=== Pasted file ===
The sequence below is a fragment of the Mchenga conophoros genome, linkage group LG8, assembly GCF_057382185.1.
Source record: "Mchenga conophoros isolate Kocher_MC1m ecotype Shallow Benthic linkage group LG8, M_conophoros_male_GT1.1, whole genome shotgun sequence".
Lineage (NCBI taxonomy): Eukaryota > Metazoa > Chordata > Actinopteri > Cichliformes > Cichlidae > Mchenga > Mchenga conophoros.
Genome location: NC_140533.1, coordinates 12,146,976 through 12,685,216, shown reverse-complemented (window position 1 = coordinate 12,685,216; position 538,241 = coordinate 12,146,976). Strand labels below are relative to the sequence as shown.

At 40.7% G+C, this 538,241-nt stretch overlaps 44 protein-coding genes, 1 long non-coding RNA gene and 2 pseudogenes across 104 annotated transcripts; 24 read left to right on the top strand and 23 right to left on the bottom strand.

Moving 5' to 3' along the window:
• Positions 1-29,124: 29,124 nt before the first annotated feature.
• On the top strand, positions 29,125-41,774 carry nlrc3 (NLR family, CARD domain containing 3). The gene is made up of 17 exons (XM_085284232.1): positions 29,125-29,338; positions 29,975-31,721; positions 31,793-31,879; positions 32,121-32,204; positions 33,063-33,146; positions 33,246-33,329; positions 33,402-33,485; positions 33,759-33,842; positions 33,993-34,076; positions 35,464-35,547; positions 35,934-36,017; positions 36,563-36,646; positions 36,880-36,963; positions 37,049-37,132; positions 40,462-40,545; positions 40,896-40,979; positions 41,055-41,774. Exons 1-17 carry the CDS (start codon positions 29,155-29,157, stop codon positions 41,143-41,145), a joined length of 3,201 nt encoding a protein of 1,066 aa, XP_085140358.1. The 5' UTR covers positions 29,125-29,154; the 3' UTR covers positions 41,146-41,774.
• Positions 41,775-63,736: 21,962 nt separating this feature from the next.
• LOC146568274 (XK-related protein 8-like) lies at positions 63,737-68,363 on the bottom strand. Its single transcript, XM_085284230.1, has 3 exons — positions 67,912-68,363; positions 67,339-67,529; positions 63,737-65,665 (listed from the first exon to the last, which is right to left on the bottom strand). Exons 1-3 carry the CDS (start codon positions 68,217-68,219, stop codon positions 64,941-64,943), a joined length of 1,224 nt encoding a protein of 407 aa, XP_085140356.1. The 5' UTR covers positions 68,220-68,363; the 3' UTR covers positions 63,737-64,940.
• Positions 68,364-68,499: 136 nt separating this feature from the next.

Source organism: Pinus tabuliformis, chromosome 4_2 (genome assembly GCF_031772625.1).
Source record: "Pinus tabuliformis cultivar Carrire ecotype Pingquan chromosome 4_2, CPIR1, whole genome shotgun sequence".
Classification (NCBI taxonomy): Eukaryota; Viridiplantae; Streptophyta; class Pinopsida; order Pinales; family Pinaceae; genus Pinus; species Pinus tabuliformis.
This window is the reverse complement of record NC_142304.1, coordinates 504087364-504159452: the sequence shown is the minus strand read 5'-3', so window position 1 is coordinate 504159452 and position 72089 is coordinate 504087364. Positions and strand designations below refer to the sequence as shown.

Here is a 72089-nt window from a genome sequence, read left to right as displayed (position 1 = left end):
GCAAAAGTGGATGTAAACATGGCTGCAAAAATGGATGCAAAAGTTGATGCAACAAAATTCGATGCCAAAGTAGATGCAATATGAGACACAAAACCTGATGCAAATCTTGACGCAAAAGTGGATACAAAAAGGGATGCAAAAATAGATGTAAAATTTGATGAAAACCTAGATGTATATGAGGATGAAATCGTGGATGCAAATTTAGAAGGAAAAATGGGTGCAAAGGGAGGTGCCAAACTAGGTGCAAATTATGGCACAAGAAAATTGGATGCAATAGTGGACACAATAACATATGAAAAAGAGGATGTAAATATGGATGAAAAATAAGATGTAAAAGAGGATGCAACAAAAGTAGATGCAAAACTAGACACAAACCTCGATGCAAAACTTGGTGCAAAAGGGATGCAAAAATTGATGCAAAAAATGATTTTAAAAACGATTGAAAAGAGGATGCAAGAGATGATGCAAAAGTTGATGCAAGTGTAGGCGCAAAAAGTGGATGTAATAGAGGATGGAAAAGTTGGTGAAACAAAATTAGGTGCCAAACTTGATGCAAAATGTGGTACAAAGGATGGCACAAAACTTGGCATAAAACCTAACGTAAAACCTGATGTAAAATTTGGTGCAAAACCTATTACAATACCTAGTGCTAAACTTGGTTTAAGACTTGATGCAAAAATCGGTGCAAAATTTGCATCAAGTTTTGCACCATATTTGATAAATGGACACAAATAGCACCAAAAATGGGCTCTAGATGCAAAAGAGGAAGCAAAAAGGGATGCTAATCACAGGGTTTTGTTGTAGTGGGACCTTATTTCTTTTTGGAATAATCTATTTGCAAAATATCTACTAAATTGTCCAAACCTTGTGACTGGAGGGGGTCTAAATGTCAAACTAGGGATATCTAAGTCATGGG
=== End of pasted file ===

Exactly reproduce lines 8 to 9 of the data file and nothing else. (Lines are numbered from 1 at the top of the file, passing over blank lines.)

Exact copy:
• On the top strand, positions 29,125-41,774 carry nlrc3 (NLR family, CARD domain containing 3). The gene is made up of 17 exons (XM_085284232.1): positions 29,125-29,338; positions 29,975-31,721; positions 31,793-31,879; positions 32,121-32,204; positions 33,063-33,146; positions 33,246-33,329; positions 33,402-33,485; positions 33,759-33,842; positions 33,993-34,076; positions 35,464-35,547; positions 35,934-36,017; positions 36,563-36,646; positions 36,880-36,963; positions 37,049-37,132; positions 40,462-40,545; positions 40,896-40,979; positions 41,055-41,774. Exons 1-17 carry the CDS (start codon positions 29,155-29,157, stop codon positions 41,143-41,145), a joined length of 3,201 nt encoding a protein of 1,066 aa, XP_085140358.1. The 5' UTR covers positions 29,125-29,154; the 3' UTR covers positions 41,146-41,774.
• Positions 41,775-63,736: 21,962 nt separating this feature from the next.